Green light for new measure to improve private rented housing
A new ‘Selective Licensing Scheme’ for private rented homes in 12 central and coastal wards in the city has been given the go ahead by the Secretary of State for Housing, Communities and Local Government.
The Selective Licensing Scheme will be introduced early next year for all private rented homes not currently covered by mandatory or additional licensing for houses in multiple occupation (HMOs) in the following wards:
- St Peters & North Laine
- Moulsecoomb & Bevendean
- Hollingdean & Stanmer
- Queens Park
- Hanover & Elm Grove
- Brunswick & Adelaide
- East Brighton
- South Portslade
- Central Hove
- Preston Park
The scheme was approved by the council’s Housing & New Homes Committee on 15 November 2017 following a consultation the previous summer. The consultation had 804 responses with 81% in favour. The Secretary of State approved the scheme on the grounds of improving housing conditions in the city and that approval is the final stage in the process.
The scheme will be introduced from 4 February 2019 and will likely affect around 27,000 properties.
The introduction of further licensing in the city aims to improve management and housing conditions across the private rented sector. The benefits include:
- Responsible landlords gaining from improved clarity about their role in raising property and tenancy management standards while action is taken to tackle those who flout their legal responsibilities.
- Tenants would be clear on what standards they can expect in the homes they rent and the landlords they rent from, with minimum standards resulting in better managed, quality and safer homes.
- Communities would benefit from a consistent approach towards proactively assessing and improving housing conditions across the areas.
Evidence from current HMO licensing in Brighton & Hove shows that almost 90% of properties required improvements to ensure they were fit and safe for occupation. Property inspections resulted in improvements in 2,629 homes, benefiting an estimated 13,000 tenants.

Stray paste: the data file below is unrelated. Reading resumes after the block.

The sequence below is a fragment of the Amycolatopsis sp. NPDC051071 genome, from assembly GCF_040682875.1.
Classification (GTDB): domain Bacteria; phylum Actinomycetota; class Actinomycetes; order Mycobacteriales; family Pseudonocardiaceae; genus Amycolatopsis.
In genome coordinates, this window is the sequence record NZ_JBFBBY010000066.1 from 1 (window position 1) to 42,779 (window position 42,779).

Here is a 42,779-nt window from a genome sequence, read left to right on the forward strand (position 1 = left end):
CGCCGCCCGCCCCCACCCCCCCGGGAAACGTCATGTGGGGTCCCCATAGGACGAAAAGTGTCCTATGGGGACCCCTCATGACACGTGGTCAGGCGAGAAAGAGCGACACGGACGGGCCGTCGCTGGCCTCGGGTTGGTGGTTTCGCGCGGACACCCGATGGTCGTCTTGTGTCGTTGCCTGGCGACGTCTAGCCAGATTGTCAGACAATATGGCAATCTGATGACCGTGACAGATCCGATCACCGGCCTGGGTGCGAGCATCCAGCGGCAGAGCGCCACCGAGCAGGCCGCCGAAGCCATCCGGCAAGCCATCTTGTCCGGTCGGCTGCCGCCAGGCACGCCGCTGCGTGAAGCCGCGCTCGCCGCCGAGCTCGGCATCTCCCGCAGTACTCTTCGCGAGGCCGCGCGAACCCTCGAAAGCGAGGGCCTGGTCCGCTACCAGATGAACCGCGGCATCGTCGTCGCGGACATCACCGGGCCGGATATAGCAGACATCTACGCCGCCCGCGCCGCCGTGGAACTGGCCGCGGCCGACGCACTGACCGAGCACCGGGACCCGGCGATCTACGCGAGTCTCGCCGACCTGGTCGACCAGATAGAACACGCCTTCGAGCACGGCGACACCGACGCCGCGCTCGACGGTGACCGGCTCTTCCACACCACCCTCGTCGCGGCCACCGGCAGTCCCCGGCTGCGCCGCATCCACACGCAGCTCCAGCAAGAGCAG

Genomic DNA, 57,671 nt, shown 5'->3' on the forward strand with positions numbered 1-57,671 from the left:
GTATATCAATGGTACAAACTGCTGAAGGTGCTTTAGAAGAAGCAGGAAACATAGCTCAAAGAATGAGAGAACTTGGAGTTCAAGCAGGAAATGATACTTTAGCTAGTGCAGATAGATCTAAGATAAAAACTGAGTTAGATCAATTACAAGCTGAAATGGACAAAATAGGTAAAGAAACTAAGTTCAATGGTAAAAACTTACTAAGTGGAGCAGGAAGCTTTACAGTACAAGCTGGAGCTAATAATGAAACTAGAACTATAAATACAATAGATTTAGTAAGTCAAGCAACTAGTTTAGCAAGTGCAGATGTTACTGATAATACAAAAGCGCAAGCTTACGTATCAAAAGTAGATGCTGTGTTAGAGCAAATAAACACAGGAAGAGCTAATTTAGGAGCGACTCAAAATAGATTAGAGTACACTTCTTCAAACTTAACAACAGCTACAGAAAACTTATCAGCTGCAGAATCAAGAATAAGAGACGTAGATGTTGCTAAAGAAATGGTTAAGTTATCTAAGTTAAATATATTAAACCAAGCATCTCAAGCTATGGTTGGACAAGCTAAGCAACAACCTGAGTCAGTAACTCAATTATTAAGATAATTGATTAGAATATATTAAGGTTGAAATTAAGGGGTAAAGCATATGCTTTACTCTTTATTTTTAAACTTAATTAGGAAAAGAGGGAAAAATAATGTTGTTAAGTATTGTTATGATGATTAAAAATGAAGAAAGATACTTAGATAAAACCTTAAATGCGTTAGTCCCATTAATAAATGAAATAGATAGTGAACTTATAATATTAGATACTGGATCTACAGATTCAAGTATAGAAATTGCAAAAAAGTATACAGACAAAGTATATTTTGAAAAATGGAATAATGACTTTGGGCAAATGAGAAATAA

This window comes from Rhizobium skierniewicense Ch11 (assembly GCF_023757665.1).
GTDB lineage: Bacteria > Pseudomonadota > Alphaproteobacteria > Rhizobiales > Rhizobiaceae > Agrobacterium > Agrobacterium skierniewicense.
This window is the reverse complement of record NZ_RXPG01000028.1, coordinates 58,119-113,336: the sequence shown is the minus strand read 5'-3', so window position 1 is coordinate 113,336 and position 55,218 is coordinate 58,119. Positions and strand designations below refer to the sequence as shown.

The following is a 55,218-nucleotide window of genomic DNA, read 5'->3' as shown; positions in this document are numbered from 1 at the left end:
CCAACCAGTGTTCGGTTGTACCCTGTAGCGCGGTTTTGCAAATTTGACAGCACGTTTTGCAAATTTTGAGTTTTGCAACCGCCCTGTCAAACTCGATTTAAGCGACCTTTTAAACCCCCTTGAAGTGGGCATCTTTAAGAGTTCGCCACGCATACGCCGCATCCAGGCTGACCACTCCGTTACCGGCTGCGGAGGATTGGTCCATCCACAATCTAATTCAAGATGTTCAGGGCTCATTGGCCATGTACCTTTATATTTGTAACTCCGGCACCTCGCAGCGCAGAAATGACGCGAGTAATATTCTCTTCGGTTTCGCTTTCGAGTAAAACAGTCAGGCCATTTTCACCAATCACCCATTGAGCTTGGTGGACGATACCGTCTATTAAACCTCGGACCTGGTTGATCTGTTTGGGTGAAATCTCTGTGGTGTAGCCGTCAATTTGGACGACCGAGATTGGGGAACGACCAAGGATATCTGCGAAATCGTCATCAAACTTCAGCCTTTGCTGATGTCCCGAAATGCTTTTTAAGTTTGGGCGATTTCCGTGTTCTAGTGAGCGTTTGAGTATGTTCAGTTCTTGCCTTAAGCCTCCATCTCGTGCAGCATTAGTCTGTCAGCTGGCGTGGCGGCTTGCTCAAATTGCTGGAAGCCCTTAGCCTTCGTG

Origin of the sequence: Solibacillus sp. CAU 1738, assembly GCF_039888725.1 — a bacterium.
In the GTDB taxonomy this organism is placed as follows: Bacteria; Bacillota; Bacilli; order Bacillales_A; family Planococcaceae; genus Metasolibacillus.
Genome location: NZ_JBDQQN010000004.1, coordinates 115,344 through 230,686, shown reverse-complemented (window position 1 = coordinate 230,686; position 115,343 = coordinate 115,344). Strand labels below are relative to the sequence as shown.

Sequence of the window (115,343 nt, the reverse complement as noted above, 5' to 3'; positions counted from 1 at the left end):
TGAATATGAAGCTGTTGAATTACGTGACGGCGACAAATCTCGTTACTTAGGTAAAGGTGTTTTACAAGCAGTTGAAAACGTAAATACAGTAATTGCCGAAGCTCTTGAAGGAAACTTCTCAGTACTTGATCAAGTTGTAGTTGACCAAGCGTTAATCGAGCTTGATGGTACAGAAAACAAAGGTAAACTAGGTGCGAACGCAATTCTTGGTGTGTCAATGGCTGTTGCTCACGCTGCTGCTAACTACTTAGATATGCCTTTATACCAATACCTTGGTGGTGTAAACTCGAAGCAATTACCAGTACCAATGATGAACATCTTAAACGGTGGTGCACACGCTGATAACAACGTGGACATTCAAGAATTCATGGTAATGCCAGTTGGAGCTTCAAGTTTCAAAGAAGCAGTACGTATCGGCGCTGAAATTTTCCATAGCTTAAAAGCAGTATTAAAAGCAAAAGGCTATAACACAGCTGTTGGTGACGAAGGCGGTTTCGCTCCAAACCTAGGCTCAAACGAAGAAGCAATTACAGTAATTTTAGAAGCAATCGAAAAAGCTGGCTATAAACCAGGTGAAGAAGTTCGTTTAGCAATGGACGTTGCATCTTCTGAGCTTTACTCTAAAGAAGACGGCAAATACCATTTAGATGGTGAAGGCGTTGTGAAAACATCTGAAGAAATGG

Councillor Tracey Hill, lead member for Private Rented Sector on the Housing & New Homes Committee, said:
“It’s great news that our application to introduce selective licensing has been successful. Private rented accommodation makes up around 31% of the city’s housing. It can provide people with flexible, affordable and good quality homes but we know the quality of management and maintenance of the properties is inconsistent.
“Alongside our existing licensing schemes for HMOs, this will allow us to raise standards in more privately rented homes in the city and help us make sure that tenants in the sector can live in safe, healthy and well-managed homes.”
Mandatory licensing covers HMOs that are three or more storeys and accommodate more than five people who form two or more households. Additional and selective licensing are discretionary schemes local authorities can introduce if certain conditions are met. Additional licensing for smaller HMOs was expanded to run city-wide from March this year, following a consultation that ran at the same time last year.
For more information on the selective licensing scheme, including the notice of designation for the scheme, please go to www.brighton-hove.gov.uk/prs-licensing.
For more information on HMO licensing schemes in the city, go to www.brighton-hove.gov.uk/hmo-licensing.